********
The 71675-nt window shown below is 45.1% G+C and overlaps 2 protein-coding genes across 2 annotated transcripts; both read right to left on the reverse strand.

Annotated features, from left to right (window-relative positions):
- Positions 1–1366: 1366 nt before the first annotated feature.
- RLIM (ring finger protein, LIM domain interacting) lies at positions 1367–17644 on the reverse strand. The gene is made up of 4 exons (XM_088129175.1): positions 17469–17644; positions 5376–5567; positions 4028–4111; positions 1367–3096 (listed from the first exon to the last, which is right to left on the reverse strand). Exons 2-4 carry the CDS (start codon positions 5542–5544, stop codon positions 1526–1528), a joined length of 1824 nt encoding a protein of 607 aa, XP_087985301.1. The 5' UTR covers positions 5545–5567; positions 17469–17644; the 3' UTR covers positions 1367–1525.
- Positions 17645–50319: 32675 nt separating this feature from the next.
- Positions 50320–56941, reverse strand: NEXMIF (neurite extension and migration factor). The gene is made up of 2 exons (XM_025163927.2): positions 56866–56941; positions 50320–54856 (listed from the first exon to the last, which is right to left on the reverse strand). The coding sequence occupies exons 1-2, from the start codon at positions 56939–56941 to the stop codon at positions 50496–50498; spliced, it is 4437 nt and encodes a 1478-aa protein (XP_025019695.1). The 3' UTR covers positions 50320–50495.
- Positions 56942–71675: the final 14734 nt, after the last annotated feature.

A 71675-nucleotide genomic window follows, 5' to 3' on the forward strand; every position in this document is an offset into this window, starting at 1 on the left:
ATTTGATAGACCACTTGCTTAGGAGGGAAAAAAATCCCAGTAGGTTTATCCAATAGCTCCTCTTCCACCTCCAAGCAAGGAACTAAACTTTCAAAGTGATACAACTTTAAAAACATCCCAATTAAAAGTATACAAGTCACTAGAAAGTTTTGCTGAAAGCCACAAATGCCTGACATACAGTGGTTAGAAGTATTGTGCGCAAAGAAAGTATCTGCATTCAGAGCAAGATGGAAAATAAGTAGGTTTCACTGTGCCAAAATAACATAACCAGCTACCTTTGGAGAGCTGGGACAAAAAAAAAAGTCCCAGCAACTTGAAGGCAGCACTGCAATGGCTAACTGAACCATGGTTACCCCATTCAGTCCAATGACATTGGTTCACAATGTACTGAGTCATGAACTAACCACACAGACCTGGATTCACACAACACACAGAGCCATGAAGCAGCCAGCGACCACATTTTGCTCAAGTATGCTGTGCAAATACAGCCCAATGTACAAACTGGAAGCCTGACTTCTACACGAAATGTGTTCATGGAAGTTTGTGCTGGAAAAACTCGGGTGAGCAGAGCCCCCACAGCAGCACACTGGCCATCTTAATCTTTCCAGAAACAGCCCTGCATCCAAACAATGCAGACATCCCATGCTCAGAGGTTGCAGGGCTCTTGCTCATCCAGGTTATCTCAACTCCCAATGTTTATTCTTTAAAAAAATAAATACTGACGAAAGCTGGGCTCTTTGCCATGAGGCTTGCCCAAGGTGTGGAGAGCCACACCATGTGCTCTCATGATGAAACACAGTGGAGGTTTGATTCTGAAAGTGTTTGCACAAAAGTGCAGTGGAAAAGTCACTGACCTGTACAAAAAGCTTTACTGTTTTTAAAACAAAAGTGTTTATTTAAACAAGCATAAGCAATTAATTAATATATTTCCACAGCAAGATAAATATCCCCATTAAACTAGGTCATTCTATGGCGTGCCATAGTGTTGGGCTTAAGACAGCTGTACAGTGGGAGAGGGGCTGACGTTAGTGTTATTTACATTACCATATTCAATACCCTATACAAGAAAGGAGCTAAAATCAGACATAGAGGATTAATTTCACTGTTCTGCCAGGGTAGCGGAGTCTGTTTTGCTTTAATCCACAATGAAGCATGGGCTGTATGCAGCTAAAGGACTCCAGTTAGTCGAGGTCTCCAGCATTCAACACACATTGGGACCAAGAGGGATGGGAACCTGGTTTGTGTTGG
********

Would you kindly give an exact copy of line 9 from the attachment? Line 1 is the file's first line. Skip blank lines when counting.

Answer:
ATTTGATAGACCACTTGCTTAGGAGGGAAAAAAATCCCAGTAGGTTTATCCAATAGCTCCTCTTCCACCTCCAAGCAAGGAACTAAACTTTCAAAGTGATACAACTTTAAAAACATCCCAATTAAAAGTATACAAGTCACTAGAAAGTTTTGCTGAAAGCCACAAATGCCTGACATACAGTGGTTAGAAGTATTGTGCGCAAAGAAAGTATCTGCATTCAGAGCAAGATGGAAAATAAGTAGGTTTCACTGTGCCAAAATAACATAACCAGCTACCTTTGGAGAGCTGGGACAAAAAAAAAAGTCCCAGCAACTTGAAGGCAGCACTGCAATGGCTAACTGAACCATGGTTACCCCATTCAGTCCAATGACATTGGTTCACAATGTACTGAGTCATGAACTAACCACACAGACCTGGATTCACACAACACACAGAGCCATGAAGCAGCCAGCGACCACATTTTGCTCAAGTATGCTGTGCAAATACAGCCCAATGTACAAACTGGAAGCCTGACTTCTACACGAAATGTGTTCATGGAAGTTTGTGCTGGAAAAACTCGGGTGAGCAGAGCCCCCACAGCAGCACACTGGCCATCTTAATCTTTCCAGAAACAGCCCTGCATCCAAACAATGCAGACATCCCATGCTCAGAGGTTGCAGGGCTCTTGCTCATCCAGGTTATCTCAACTCCCAATGTTTATTCTTTAAAAAAATAAATACTGACGAAAGCTGGGCTCTTTGCCATGAGGCTTGCCCAAGGTGTGGAGAGCCACACCATGTGCTCTCATGATGAAACACAGTGGAGGTTTGATTCTGAAAGTGTTTGCACAAAAGTGCAGTGGAAAAGTCACTGACCTGTACAAAAAGCTTTACTGTTTTTAAAACAAAAGTGTTTATTTAAACAAGCATAAGCAATTAATTAATATATTTCCACAGCAAGATAAATATCCCCATTAAACTAGGTCATTCTATGGCGTGCCATAGTGTTGGGCTTAAGACAGCTGTACAGTGGGAGAGGGGCTGACGTTAGTGTTATTTACATTACCATATTCAATACCCTATACAAGAAAGGAGCTAAAATCAGACATAGAGGATTAATTTCACTGTTCTGCCAGGGTAGCGGAGTCTGTTTTGCTTTAATCCACAATGAAGCATGGGCTGTATGCAGCTAAAGGACTCCAGTTAGTCGAGGTCTCCAGCATTCAACACACATTGGGACCAAGAGGGATGGGAACCTGGTTTGTGTTGG